was in that list. And this list was sorted by rank. So like the person who scored the highest would be at the top. And nobody in the right mind scans the list from the top top. So you always start at the bottom and you start matching each of those 9-digit numbers to yours. And imagine there are like thousands and thousands of people, children kind of teaming around that hall trying to look for these numbers. And as you climb towards the top, your hope, keep on declining
because you're like, you know, I didn't rank 2,000. I didn't rank 19 in bets. I probably won't rank 100. And so eventually, if you do find your number, it is that much of a delight. So it's an excellent institution that it is life-changing once you get in, in the sense that the people you are surrounded by are outstanding. They are almost every one of them is better than you in at least one or more
areas. The teachers and professors are outstanding as well. A lot of them are there out of passion for teaching and spreading the knowledge as opposed to just doing a job. But having said all that and, you know, glorified and created a foreclosure around by it. I will say this, it, we selected 2,000 people. Of the top 10,000 people that applied, I would say on any given day,
any of those could have made it to those 2,000 people. And what I mean by that is that the competition is so intense that if you look at the person who ranked 2,000 and the person who ranked 10,000, there wouldn't be all that much of a difference in their performance. And if you imagine that maybe 2 or 3 or 5 percent of your performance on any given day, it's just the day, just the way you woke up that day. Then that tells you that, you know, even though it's selective and it's unfortunate that there are only a small number of seats, but there is, there are a lot of excellent people, even the ones who didn't, didn't necessarily go into Haiti or didn't go into Haiti that year. And this is born out throughout my career. I have interacted over these years with so many people, both from my 80s and not from my 80s, that were all smarter than me. I think you make a really good point. And it's a point that I would tell everybody, surround yourself with people smarter than you, not you be smarter than them. And this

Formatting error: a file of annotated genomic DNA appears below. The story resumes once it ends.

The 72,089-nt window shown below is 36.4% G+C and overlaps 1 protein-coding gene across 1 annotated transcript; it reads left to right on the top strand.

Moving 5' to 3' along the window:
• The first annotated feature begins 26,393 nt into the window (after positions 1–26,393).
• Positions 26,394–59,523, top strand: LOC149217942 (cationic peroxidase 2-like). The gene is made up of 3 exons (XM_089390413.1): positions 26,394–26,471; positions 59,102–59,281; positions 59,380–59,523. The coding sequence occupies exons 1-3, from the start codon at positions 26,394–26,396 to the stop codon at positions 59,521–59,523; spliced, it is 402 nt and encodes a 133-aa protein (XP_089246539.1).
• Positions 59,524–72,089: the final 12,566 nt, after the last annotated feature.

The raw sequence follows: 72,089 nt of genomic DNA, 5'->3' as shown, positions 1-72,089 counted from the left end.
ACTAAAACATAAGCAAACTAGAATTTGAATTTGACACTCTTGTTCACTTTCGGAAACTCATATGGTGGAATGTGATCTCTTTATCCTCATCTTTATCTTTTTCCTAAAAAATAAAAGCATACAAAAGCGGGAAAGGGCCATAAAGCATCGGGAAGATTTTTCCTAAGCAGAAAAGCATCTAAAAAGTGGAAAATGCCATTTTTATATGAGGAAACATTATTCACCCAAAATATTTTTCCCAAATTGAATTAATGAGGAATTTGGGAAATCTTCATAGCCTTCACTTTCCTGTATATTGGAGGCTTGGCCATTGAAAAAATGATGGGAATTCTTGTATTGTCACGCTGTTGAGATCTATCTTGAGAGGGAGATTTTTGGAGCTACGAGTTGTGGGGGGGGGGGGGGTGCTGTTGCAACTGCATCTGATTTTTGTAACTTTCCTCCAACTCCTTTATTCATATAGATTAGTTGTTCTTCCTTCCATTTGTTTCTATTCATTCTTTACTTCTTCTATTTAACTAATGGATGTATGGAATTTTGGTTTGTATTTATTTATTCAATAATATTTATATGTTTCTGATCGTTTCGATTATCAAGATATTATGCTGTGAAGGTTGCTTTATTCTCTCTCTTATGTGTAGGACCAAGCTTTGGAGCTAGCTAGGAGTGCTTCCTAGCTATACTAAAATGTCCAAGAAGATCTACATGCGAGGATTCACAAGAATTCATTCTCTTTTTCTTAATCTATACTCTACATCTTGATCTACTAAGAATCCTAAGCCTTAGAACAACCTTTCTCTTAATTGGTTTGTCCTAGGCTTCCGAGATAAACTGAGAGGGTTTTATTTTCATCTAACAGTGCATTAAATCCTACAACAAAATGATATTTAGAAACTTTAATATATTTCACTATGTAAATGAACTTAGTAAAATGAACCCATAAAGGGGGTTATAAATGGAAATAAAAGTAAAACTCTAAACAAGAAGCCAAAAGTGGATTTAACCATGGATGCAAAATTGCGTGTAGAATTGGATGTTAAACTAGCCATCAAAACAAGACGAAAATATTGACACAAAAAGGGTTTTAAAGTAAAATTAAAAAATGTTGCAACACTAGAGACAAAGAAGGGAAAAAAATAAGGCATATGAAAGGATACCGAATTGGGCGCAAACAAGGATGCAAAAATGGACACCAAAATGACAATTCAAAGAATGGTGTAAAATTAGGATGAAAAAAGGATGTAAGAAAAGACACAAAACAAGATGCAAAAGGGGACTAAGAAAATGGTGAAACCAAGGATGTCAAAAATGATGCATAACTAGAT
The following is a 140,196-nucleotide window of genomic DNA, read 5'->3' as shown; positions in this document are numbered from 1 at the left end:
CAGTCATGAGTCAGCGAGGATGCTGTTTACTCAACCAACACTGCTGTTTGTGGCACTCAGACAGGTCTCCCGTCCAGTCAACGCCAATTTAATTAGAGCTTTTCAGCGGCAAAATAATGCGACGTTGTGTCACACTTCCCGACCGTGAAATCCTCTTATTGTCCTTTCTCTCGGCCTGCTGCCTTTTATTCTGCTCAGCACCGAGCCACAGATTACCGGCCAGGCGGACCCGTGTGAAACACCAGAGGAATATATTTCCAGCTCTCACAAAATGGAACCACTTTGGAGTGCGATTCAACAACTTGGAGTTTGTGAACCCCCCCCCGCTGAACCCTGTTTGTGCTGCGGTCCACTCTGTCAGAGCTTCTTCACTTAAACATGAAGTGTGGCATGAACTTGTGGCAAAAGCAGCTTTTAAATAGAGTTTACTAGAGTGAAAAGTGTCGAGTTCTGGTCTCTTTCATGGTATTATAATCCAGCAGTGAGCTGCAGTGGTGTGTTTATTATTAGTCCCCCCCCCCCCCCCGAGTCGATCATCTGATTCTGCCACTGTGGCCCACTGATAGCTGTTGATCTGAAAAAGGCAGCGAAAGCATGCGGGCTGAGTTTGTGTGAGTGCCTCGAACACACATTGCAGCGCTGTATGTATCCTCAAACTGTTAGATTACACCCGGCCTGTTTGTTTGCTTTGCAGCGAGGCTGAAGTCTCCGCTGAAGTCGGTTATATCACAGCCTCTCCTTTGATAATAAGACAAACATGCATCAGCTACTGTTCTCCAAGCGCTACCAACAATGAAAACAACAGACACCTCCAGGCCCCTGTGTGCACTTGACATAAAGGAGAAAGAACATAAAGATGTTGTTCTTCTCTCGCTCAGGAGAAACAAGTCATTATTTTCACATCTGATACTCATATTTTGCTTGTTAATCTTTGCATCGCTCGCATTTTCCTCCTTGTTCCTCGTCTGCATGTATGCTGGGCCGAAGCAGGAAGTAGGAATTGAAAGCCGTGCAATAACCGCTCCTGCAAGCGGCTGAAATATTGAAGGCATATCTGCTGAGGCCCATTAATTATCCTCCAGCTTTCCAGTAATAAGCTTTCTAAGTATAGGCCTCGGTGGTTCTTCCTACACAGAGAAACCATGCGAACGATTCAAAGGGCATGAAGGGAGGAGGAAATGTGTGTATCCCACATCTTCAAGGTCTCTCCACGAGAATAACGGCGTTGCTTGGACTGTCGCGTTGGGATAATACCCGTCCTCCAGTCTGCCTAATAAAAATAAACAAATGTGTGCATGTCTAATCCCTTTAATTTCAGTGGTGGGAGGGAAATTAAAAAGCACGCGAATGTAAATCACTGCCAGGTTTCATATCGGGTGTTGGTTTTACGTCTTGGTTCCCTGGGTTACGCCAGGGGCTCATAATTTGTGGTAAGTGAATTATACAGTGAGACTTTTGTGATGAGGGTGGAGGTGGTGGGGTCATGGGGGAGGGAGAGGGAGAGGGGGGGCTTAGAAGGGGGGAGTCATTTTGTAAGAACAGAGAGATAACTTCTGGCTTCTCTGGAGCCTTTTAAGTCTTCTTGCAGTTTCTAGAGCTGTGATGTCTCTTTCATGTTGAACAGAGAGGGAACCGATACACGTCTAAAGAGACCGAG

as you see with Abhishek's life, this is one of the secrets. You start to become smarter, not rather than you trying to lead the room and be the smartest. This is a, this is a key life lesson, I think, and, and good that you've been doing that all along. So you mentioned before about some acquisitions. So you started some companies and those were acquired. Those two companies were called V Extreme and Taros. What advice would you give to startups in today's
climate where they may be either looking to be acquired because of a cash flow problem, what have you, or maybe because they've become very successful? What advice would you give them? I think it's a fairly broad question. I mean, I have had a lot of experience from both sides of the people when it comes to acquisitions. Like Jesse mentioned, I have, I have been part of two companies that were acquired, but one of my roles at Citrix for a long time was also to look for companies that we could acquire. So I have acquired a few, I have looked at what works and what doesn't work. From a startup's perspective, I think the, the most important thing to remember that is that getting acquired cannot be planned. A, you know, you have a vision, you are passionate about that vision, you are trying to take it somewhere. And an acquisition,